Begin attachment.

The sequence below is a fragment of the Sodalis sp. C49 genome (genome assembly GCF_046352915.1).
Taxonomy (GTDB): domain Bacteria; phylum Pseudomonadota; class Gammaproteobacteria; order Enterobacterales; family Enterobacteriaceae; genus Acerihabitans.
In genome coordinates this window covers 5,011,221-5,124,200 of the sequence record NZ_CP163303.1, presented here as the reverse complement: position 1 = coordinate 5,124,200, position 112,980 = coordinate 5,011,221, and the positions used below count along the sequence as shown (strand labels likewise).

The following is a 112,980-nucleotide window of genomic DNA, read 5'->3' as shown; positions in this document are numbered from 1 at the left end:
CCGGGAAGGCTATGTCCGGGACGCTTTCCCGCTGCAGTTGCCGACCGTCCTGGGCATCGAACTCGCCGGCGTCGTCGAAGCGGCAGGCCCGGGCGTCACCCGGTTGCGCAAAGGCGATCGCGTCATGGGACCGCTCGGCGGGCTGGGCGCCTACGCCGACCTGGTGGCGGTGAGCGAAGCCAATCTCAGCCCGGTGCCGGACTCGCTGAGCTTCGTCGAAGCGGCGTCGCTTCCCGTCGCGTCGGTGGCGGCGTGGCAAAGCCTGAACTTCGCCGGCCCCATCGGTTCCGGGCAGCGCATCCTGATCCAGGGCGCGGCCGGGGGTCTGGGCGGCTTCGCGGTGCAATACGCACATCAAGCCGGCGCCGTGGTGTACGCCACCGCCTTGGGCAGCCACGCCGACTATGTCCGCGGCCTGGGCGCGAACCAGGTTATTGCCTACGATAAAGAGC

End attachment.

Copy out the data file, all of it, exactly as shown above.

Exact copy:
The sequence below is a fragment of the Sodalis sp. C49 genome (genome assembly GCF_046352915.1).
Taxonomy (GTDB): domain Bacteria; phylum Pseudomonadota; class Gammaproteobacteria; order Enterobacterales; family Enterobacteriaceae; genus Acerihabitans.
In genome coordinates this window covers 5,011,221-5,124,200 of the sequence record NZ_CP163303.1, presented here as the reverse complement: position 1 = coordinate 5,124,200, position 112,980 = coordinate 5,011,221, and the positions used below count along the sequence as shown (strand labels likewise).

The following is a 112,980-nucleotide window of genomic DNA, read 5'->3' as shown; positions in this document are numbered from 1 at the left end:
CCGGGAAGGCTATGTCCGGGACGCTTTCCCGCTGCAGTTGCCGACCGTCCTGGGCATCGAACTCGCCGGCGTCGTCGAAGCGGCAGGCCCGGGCGTCACCCGGTTGCGCAAAGGCGATCGCGTCATGGGACCGCTCGGCGGGCTGGGCGCCTACGCCGACCTGGTGGCGGTGAGCGAAGCCAATCTCAGCCCGGTGCCGGACTCGCTGAGCTTCGTCGAAGCGGCGTCGCTTCCCGTCGCGTCGGTGGCGGCGTGGCAAAGCCTGAACTTCGCCGGCCCCATCGGTTCCGGGCAGCGCATCCTGATCCAGGGCGCGGCCGGGGGTCTGGGCGGCTTCGCGGTGCAATACGCACATCAAGCCGGCGCCGTGGTGTACGCCACCGCCTTGGGCAGCCACGCCGACTATGTCCGCGGCCTGGGCGCGAACCAGGTTATTGCCTACGATAAAGAGC